One of the key points of the informal summit in Brussels on 23 February is the debate on the EU’s post-2020 long-term budget. However, the topics to be debated on the matter are limited and do not take into account the Pillar of Social Rights, writes Thiébaut Weber.
Thiébaut Weber is the confederal secretary of the European Trade Union Confederation (ETUC).
Today’s informal meeting of EU heads of state or government kicks off a debate on the priorities for the EU’s next multiannual budget after 2020.
Known as the MFF – Multi-Annual Financial Framework – its sets out EU spending plans for a period of seven years. It’s only 2% of total public spending in the EU – the vast majority being national and local government spending – but it still makes a difference.
The problem is that the debate is supposed to be based on a European Commission document published last week with the dull title “A new, modern Multiannual Financial Framework for a European Union that delivers efficiently on its priorities post-2020”.
Who could disagree with the sentiment of delivering priorities efficiently? But even a cursory examination of its contents reveals a very limited and biased set of options for discussion. Not a good basis for kicking off the debate.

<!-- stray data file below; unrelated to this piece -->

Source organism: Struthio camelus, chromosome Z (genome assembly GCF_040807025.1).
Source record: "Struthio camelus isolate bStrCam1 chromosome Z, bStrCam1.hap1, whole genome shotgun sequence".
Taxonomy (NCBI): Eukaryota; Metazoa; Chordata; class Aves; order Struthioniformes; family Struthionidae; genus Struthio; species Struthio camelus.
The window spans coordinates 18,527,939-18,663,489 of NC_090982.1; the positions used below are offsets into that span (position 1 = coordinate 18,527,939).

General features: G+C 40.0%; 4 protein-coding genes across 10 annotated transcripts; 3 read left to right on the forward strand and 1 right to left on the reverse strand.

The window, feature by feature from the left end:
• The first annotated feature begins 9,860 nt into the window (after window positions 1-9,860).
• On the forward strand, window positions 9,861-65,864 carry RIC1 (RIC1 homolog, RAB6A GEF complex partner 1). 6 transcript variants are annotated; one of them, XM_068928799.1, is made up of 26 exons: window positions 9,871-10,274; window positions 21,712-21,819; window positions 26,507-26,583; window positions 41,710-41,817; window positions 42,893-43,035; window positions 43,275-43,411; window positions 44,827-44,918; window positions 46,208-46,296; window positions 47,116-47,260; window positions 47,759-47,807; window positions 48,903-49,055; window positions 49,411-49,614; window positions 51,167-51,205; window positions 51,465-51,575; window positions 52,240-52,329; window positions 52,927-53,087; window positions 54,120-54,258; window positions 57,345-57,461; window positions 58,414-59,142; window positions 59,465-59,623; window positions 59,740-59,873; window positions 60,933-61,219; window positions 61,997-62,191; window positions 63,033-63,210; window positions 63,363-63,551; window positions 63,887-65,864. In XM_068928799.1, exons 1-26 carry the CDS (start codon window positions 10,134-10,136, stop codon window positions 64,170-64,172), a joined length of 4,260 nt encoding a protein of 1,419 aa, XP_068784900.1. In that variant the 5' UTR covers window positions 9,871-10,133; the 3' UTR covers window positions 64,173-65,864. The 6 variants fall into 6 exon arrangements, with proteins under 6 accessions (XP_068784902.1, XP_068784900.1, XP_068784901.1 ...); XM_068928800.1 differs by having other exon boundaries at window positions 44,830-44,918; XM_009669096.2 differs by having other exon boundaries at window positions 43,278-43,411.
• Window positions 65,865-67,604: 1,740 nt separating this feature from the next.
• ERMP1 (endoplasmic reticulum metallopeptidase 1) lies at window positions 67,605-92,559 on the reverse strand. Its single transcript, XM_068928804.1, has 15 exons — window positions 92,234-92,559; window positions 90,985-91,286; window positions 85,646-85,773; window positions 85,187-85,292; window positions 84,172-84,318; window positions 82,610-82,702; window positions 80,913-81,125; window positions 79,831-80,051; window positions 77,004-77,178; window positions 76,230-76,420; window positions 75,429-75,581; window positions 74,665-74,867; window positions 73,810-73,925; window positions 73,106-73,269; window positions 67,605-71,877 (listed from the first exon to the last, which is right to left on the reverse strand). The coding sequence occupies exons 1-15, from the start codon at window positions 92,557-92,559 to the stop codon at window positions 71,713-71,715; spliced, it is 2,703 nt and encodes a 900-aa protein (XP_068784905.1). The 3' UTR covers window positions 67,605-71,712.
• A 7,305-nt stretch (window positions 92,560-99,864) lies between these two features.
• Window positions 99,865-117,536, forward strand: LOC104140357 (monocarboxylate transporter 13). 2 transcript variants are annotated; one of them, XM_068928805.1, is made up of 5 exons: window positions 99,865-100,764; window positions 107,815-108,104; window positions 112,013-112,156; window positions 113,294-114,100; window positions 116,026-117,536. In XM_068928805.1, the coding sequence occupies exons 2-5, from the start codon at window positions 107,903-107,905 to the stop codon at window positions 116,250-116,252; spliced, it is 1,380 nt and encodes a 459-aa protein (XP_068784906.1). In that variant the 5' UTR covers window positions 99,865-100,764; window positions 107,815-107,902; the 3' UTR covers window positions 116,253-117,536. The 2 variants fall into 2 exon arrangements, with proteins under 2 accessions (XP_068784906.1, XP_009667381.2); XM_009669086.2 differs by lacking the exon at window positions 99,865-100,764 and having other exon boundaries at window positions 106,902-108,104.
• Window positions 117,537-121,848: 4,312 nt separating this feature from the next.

The first two options are the management of the EU’s external borders and defence. Here, the options are status quo or various increases in the budget. When it eventually comes to a major item of current spending – cohesion policy – the options are status quo or reducing the budget. No option for increasing spending. Why not?
The ETUC fought hard to get the recently adopted European Pillar of Social Rights over the line and is astonished that just three months after its proclamation by EU leaders, this important initiative is not deemed worthy of any option for spending to implement it – other than increasing the budget for Erasmus+.
More budget for the excellent Erasmus programme is good, but the Pillar of Social Rights is far more than mobility! Funding for the Pillar as a whole is not seriously addressed at all. There is a good case for setting aside at least 30% of cohesion funds for the European Social Fund to finance it. Why is that not an option in the Commission’s paper?
Digitalisation – a major challenge – is rightly mentioned, but the need to manage change to avoid job losses is ignored. There are no options presented for climate action – let alone for ensuring that workers and industrial regions are not left behind on the way to a low or no-carbon economy.
Why not a European transition fund to tackle the effects of structural changes of the economy – digitalisation, automation, decarbonisation, globalization- and support workers facing these transitions?
The ETUC believes that three important commitments – the European Pillar of Social Rights, the UN Sustainable Development Goals and the Paris Climate Agreement – should be at the centre of any intelligent budget debate.
They represent three issues – rights, sustainable development and tackling climate change – that are crucial for the future lives of working people.
So, dear prime ministers, presidents and chancellors, don’t be led into a debate on paying for fortress Europe – let‘s discuss a budget for working people.